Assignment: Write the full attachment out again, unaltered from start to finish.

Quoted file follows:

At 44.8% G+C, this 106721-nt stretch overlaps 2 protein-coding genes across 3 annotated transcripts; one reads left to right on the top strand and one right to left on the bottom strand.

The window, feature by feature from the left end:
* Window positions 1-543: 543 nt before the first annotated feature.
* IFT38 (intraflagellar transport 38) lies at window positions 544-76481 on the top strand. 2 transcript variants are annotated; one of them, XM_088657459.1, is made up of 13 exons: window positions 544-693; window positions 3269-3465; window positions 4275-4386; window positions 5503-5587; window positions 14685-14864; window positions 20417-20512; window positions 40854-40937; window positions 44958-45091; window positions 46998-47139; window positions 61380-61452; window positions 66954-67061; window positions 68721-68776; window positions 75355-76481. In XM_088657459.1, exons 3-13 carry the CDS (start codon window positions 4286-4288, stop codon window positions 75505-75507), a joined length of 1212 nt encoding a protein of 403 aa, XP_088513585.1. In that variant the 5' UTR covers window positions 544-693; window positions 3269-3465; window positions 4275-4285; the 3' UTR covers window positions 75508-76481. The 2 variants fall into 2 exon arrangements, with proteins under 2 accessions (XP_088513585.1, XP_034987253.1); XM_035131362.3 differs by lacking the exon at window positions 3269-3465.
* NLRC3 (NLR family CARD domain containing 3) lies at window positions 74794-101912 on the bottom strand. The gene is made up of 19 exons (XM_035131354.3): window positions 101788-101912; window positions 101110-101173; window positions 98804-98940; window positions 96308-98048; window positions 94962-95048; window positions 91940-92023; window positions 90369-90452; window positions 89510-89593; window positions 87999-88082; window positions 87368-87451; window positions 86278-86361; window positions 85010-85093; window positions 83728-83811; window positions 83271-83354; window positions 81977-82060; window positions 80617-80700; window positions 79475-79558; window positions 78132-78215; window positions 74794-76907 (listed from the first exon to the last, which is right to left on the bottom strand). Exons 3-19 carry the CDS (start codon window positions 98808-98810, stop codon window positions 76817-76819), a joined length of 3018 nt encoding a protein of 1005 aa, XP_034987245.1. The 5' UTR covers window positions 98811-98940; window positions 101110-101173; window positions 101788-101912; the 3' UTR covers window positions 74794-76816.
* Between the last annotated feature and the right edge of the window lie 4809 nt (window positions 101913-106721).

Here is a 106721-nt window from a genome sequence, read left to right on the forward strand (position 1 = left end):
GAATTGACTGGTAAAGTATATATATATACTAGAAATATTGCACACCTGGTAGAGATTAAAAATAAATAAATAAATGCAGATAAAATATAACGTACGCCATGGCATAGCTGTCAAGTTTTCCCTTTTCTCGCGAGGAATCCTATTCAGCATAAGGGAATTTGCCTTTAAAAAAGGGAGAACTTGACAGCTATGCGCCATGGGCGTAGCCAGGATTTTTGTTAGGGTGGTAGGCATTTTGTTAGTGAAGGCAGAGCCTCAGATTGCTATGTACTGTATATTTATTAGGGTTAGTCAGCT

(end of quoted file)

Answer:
At 44.8% G+C, this 106721-nt stretch overlaps 2 protein-coding genes across 3 annotated transcripts; one reads left to right on the top strand and one right to left on the bottom strand.

The window, feature by feature from the left end:
* Window positions 1-543: 543 nt before the first annotated feature.
* IFT38 (intraflagellar transport 38) lies at window positions 544-76481 on the top strand. 2 transcript variants are annotated; one of them, XM_088657459.1, is made up of 13 exons: window positions 544-693; window positions 3269-3465; window positions 4275-4386; window positions 5503-5587; window positions 14685-14864; window positions 20417-20512; window positions 40854-40937; window positions 44958-45091; window positions 46998-47139; window positions 61380-61452; window positions 66954-67061; window positions 68721-68776; window positions 75355-76481. In XM_088657459.1, exons 3-13 carry the CDS (start codon window positions 4286-4288, stop codon window positions 75505-75507), a joined length of 1212 nt encoding a protein of 403 aa, XP_088513585.1. In that variant the 5' UTR covers window positions 544-693; window positions 3269-3465; window positions 4275-4285; the 3' UTR covers window positions 75508-76481. The 2 variants fall into 2 exon arrangements, with proteins under 2 accessions (XP_088513585.1, XP_034987253.1); XM_035131362.3 differs by lacking the exon at window positions 3269-3465.
* NLRC3 (NLR family CARD domain containing 3) lies at window positions 74794-101912 on the bottom strand. The gene is made up of 19 exons (XM_035131354.3): window positions 101788-101912; window positions 101110-101173; window positions 98804-98940; window positions 96308-98048; window positions 94962-95048; window positions 91940-92023; window positions 90369-90452; window positions 89510-89593; window positions 87999-88082; window positions 87368-87451; window positions 86278-86361; window positions 85010-85093; window positions 83728-83811; window positions 83271-83354; window positions 81977-82060; window positions 80617-80700; window positions 79475-79558; window positions 78132-78215; window positions 74794-76907 (listed from the first exon to the last, which is right to left on the bottom strand). Exons 3-19 carry the CDS (start codon window positions 98808-98810, stop codon window positions 76817-76819), a joined length of 3018 nt encoding a protein of 1005 aa, XP_034987245.1. The 5' UTR covers window positions 98811-98940; window positions 101110-101173; window positions 101788-101912; the 3' UTR covers window positions 74794-76816.
* Between the last annotated feature and the right edge of the window lie 4809 nt (window positions 101913-106721).

Here is a 106721-nt window from a genome sequence, read left to right on the forward strand (position 1 = left end):
GAATTGACTGGTAAAGTATATATATATACTAGAAATATTGCACACCTGGTAGAGATTAAAAATAAATAAATAAATGCAGATAAAATATAACGTACGCCATGGCATAGCTGTCAAGTTTTCCCTTTTCTCGCGAGGAATCCTATTCAGCATAAGGGAATTTGCCTTTAAAAAAGGGAGAACTTGACAGCTATGCGCCATGGGCGTAGCCAGGATTTTTGTTAGGGTGGTAGGCATTTTGTTAGTGAAGGCAGAGCCTCAGATTGCTATGTACTGTATATTTATTAGGGTTAGTCAGCT